Park Tavern

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Main bar. Photo: © 2011 FrankenyImages.com.

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Deviled eggs. Photo: © 2011 FrankenyImages.com.

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Petit “poulet rouge.” Photo: © 2011 FrankenyImages.com.

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Ruby red grapefruit brûlée at brunch. Photo: © tablehopper.com.

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Veal schnitzel with eggs at brunch. Photo: © tablehopper.com.

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The front café area. Photo: © tablehopper.com.

It’s a pleasure to see how much vibrancy has returned to Washington Square Park, with Tony’s Pizza Napoletana, the recently reopened Original Joe’s, and ~PARK TAVERN~ all breathing new life into an area of town that was limping along for a while there. All three places are handsome restaurants, but one thing I especially like about Park Tavern is that you can sense a woman’s touch in the design, from the snazzy wallpaper at the entrance to the purse hooks in the ladies’ room (Weinberg worked with Kendra Nicholas Nash on the design). It’s spacious, too, with a buzzing crowd packing the row of comfortable stools at the marble bar and at a communal table—there are plenty of wines by the glass to keep them happily hovering there for hours. Plus, there’s the large dining room (I like the round tables for groups, and the corner banquettes for date night), and the more casual café-like area in the front that is reserved for walk-ins. Servers zip around in striped aprons and white shirts, with a jazzy soundtrack in the background.

Co-owners Anna Weinberg and chef Jennifer Puccio created a citywide allegiance to the burger and Brussels sprout chips at Marlowe in SoMa (their first partnership), which you will find on the menu at their new, popular American tavern. They have massively expanded their offerings to match the square footage, with a flexible menu that has all kinds of options, depending on how you want to dine. One night, I swung by with friends for just a drink and a bite, cruising our way through cocktail-friendly food like the housemade charcuterie plate ($13) and smoky apps like the wicked deviled eggs served on a slate slab with bacon, pickled jalapeño, salsa verde, and chives ($2 each, but they’re worth it).

A hearty dinner started lightly with market vegetables and green goddess dip ($8), featuring crisp carrots, cauliflower, and watermelon radish. The Waldorf salad ($12) skewed a bit too sweet for me (I wanted some bitter greens to counter the sweet candied walnuts) but my dining partner loved it. Much has been written about the petit “poulet rouge” ($25), a plump and juicy chicken that is served whole and upright on a bed of Bloomsdale spinach and potatoes, but you can ask the kitchen to cut it up for you (or in our case, halve it since we were sharing it). Wait until you taste the dark meat on this bird—it’s ridonkulous, and the level of spice is tuned perfectly.

For dessert: the “birthday cake” ($9) is a rotating slice of cake each month (one night it was a tall slice of carrot cake), and it comes to the table with a burning candle. It’s your un-birthday, yo, make a wish! And I was surprised to be more charmed with the Arnold Palmer ($9) than the Fernet in the boozy floats section: the black tea ice cream, lemon gelato, and St. Germain (complete with a metal straw) was a fab finish.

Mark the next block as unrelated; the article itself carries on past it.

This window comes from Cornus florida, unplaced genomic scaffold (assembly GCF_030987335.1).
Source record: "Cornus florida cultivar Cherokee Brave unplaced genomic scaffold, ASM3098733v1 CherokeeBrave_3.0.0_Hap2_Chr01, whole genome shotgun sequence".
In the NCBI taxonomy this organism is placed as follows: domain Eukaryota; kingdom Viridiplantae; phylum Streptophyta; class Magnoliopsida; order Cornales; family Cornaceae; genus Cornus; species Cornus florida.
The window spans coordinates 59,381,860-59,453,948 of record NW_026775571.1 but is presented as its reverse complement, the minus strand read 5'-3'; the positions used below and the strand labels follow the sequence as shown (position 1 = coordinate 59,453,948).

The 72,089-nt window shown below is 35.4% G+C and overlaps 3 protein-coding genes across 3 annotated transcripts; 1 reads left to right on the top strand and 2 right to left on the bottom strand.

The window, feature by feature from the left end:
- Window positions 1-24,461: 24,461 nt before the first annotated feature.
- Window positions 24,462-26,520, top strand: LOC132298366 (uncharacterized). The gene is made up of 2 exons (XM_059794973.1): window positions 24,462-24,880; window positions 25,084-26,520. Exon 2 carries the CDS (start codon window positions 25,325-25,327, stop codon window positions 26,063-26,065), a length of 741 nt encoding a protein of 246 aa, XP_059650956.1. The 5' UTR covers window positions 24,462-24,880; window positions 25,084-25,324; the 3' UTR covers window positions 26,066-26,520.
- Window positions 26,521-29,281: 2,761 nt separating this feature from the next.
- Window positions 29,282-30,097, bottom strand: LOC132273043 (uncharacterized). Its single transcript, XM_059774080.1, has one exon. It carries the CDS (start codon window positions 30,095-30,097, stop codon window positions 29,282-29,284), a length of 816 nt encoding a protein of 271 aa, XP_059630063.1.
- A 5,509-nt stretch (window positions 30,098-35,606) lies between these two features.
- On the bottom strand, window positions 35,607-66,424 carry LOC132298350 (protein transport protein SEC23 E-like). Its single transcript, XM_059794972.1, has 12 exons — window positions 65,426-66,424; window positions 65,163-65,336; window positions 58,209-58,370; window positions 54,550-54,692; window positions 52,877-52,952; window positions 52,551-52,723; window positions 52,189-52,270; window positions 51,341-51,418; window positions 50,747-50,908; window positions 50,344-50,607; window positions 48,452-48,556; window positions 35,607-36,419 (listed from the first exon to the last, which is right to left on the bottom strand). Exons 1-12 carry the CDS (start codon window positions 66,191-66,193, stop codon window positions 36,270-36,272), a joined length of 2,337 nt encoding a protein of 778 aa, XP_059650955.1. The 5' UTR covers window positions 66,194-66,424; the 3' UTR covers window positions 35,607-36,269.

Recently the team launched weekend brunch, and the sunny space is built for it. A star on the menu is the ruby red grapefruit brûlée, with a swipe of crème fraîche and a chiffonade of mint ($6)—it actually makes me want to eat grapefruit for breakfast. The selection of toasts are clever, and I especially went nuts for the sourdough topped with Dungeness crab and green goddess dressing ($9). (I’ll be back for the sourdough rye with smoked salmon.)

The ladies are not afraid to hit you with some hearty entrées, like slices of country ham steak topped with poached eggs and hollandaise ($17), with savoy cabbage and fingerling potato slaw, and grainy mustard on the side—even though this dish is built to be an English muffin-less Benedict, request a side of toast. One of my favorite new brunch dishes in the city is the veal schnitzel ($18), with bacon fat-basted eggs (the best way to cook eggs, truly), marinated Spanish anchovies on top, and frisée aux lardons. Formidable!

If you had a rough night, the boozy smoothie ($10) will get you back in action, a healing combination of Bulleit bourbon, banana, and espresso. Kudos to beverage director Casey Doolin for coming up with that one, seriously. There are also a few pitchers o’ cocktails to choose from in case your table wants to be party central.

This is not to say everything on the extensive menus is perfect—each visit, I’ve experienced dishes that were overseasoned (all seafood, actually) or things were too heavy or oily, like the Bloomsdale spinach with the poulet. The atmosphere is a lively one but magically doesn’t get too loud, and as the starlet section in tablehopper can attest, Park Tavern has become quite the living room for the well-heeled and well-connected set. Ed Moose must be smiling to see his famed dining room so shiny once again.

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1652 Stockton St. San Francisco
(at Union St.)
415-989-7300
parktavernsf.com
$$$
Jennifer Puccio, chef

Cuisine

  • American (Traditional)

Features

  • Bar Dining
  • Brunch (Weekend)
  • Good for Groups
  • Outdoor Dining
  • Private Dining Room
  • Valet
  • Bar